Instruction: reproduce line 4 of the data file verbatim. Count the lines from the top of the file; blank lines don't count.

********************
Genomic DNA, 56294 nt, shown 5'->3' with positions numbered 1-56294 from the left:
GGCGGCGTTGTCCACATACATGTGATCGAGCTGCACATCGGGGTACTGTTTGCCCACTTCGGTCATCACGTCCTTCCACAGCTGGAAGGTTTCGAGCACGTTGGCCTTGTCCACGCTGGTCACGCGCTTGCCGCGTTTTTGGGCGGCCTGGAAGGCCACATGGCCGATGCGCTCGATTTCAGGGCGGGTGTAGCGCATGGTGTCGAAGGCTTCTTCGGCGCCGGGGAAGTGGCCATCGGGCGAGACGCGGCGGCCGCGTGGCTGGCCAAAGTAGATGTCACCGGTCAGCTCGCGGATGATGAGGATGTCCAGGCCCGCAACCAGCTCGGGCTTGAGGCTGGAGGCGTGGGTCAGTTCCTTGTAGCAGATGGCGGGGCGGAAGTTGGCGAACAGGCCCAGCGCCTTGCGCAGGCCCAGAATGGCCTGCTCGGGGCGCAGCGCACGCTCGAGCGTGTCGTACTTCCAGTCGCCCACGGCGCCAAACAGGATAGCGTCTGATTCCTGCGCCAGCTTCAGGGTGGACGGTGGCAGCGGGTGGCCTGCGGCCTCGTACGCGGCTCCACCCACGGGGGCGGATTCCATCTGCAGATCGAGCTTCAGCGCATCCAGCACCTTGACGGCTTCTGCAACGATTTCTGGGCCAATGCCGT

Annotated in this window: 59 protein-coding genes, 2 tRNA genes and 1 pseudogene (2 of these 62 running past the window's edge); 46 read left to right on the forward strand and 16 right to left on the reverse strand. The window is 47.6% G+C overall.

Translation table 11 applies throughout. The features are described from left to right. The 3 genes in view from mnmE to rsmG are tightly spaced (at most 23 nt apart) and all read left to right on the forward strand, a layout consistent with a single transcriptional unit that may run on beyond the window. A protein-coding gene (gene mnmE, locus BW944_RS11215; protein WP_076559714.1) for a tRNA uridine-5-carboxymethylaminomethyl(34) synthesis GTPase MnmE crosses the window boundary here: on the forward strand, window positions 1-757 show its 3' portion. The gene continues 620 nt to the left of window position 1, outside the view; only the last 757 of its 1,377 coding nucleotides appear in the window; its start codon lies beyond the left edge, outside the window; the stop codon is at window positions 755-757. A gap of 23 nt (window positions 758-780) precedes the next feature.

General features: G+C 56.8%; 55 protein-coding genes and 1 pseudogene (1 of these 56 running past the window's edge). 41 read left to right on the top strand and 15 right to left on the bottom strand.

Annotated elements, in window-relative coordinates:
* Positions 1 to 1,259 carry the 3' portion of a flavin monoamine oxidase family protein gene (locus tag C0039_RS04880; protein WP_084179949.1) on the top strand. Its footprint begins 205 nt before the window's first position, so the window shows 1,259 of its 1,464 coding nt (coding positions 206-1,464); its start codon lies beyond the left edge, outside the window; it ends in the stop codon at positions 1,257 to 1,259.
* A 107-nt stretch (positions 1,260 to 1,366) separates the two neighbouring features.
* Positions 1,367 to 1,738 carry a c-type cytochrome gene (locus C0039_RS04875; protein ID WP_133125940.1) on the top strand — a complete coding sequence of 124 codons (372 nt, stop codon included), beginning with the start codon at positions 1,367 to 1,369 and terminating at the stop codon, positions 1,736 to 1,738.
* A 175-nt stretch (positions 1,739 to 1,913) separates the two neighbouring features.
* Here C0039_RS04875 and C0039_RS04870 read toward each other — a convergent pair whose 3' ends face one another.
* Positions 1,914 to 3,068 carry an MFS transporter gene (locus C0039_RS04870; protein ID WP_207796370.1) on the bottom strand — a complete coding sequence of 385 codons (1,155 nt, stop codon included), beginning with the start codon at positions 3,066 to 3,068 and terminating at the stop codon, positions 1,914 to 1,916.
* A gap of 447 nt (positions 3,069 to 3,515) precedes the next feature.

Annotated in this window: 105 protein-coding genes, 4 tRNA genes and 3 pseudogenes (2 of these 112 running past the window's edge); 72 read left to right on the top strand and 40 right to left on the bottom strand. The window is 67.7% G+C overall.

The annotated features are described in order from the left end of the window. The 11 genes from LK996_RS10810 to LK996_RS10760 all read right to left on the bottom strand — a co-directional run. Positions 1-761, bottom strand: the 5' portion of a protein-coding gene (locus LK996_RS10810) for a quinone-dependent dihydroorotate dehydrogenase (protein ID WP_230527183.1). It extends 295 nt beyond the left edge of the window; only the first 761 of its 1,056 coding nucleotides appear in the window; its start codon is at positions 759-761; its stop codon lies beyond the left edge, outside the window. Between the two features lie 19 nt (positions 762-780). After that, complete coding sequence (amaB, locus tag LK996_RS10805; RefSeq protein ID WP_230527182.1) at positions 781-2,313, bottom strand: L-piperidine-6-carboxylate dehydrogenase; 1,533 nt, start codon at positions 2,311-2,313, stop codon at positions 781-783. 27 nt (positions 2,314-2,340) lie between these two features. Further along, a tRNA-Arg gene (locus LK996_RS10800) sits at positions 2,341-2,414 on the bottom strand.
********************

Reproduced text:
Translation table 11 applies throughout. The features are described from left to right. The 3 genes in view from mnmE to rsmG are tightly spaced (at most 23 nt apart) and all read left to right on the forward strand, a layout consistent with a single transcriptional unit that may run on beyond the window. A protein-coding gene (gene mnmE, locus BW944_RS11215; protein WP_076559714.1) for a tRNA uridine-5-carboxymethylaminomethyl(34) synthesis GTPase MnmE crosses the window boundary here: on the forward strand, window positions 1-757 show its 3' portion. The gene continues 620 nt to the left of window position 1, outside the view; only the last 757 of its 1,377 coding nucleotides appear in the window; its start codon lies beyond the left edge, outside the window; the stop codon is at window positions 755-757. A gap of 23 nt (window positions 758-780) precedes the next feature.